Modern vintage ports can no doubt be enjoyed younger than in the past.
David Baverstock looks into just what has changed.
There is no doubt in my mind that vintage port is the king of ports and that drinking an aged vintage port with 30 or more years in the bottle is one of life’s extreme luxuries. Aged tawnys or wood ports are extremely good with their nutty, intense flavours but lack the complexity of a great aged vintage port.
Recently there has been some debate about the nature of vintage ports made over the last 20-odd years and whether there has been a change in winemaking and viticulture in the Douro to produce a more commercial and approachable style. In order to try and understand the changes in the making of recent vintages, I enlisted the help of David Guimaraens, technical director of Taylor Fladgate who is at the forefront of modern viticulture and winemaking in the Douro.
As he puts it, “no winemaker sets out to make a vintage port that intentionally lives less time in the bottle in order to favour its drinkability when young”, but that “significant changes have occurred in viticulture and winemaking over the last 30 years and they have affected the drinkability of vintage port when they are young”.
Looking firstly at viticultural changes: probably the main thing has been the introduction of batch-planted vineyards giving rise to vintage ports based on blending wines made from a few individual grape varieties. Some of these varieties show more upfront fruit, particularly in the case of Touriga Nacional. Pre-1970s vineyards were planted with a random mix of between 15 to 20 varieties, so they were field blends producing very complex ports, but lacking in obvious youthful appeal.
Secondly, winemaking changes. These have to do with the fermentation process, which traditionally was done using foot-treading in granite lagares, but more recently, stainless steel fermenters normally associated with piston plungers have been introduced. Again, the traditional granite lagares produce more complex ports with distinctive tannins which are more typical of vintage ports of the past. Ports produced in stainless steel tend to be very full bodied, however the tannin profile is less firm, being smoother and more approachable when young.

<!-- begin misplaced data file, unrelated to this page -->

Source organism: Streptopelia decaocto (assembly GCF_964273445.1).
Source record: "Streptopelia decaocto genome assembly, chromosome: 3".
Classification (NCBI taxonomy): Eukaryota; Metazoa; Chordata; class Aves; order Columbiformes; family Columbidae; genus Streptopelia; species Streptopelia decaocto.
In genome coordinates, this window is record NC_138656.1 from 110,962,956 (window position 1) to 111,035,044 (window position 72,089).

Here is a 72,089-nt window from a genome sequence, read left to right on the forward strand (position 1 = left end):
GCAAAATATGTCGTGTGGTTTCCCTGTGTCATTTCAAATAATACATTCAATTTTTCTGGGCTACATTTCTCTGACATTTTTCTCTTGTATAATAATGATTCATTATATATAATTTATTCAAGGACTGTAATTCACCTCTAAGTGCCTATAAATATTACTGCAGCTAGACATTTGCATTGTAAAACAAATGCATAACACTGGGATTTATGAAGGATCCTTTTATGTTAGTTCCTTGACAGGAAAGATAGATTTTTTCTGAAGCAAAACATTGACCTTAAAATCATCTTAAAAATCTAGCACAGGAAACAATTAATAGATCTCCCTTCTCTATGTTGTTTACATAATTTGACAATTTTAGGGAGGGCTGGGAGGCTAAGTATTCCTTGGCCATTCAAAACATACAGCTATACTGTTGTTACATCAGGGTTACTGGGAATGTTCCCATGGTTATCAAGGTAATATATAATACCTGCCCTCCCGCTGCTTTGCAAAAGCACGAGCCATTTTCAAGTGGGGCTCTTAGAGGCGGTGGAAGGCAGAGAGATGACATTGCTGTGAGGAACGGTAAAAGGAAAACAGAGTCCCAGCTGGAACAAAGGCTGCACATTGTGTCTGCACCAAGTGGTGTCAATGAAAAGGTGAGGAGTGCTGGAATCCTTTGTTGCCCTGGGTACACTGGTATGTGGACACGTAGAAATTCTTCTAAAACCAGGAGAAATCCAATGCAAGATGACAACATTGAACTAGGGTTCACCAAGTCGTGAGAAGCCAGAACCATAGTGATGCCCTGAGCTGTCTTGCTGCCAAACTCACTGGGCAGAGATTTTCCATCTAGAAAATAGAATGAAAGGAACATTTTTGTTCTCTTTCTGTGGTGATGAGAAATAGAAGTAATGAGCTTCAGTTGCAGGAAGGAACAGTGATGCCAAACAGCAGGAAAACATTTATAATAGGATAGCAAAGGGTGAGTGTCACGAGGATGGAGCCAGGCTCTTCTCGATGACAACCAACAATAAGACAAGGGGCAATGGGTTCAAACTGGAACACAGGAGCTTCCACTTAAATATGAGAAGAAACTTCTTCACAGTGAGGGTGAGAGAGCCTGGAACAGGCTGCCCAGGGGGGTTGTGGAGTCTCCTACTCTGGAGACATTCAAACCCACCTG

Thirdly, and very significantly, the quality of the fortifying spirit has changed. Up until 1991, port shippers had no choice but to use the spirit that was supplied by the state and the quality was average at best, needing many years to soften and integrate. Since being free to source their own spirit, the port producers have discovered a new world of quality brandy spirits which are cleaner and softer. The result of these spirits is that the fruit expresses itself much more when the vintage ports are young, making them more attractive and approachable than we were traditionally used to.
This can be seen as a tendency, although it does depend on the philosophy of individual port shippers, some of whom still manage to continue a house style by maintaining a more traditional approach such as planting numerous grape varieties in a given vineyard and co-fermenting them in granite lagares with foot treading. The jury is still out on the more recently produced softer, modern styles. There is no doubt that they are high quality and worthy vintage ports that will mature well for up to 20 years in the bottle, but whether they will have the tannin structure to go on and become classics after 30 to 40 years remains to be seen.
David Baverstock is a renowned Australian oenologist at Herdade do Esporão.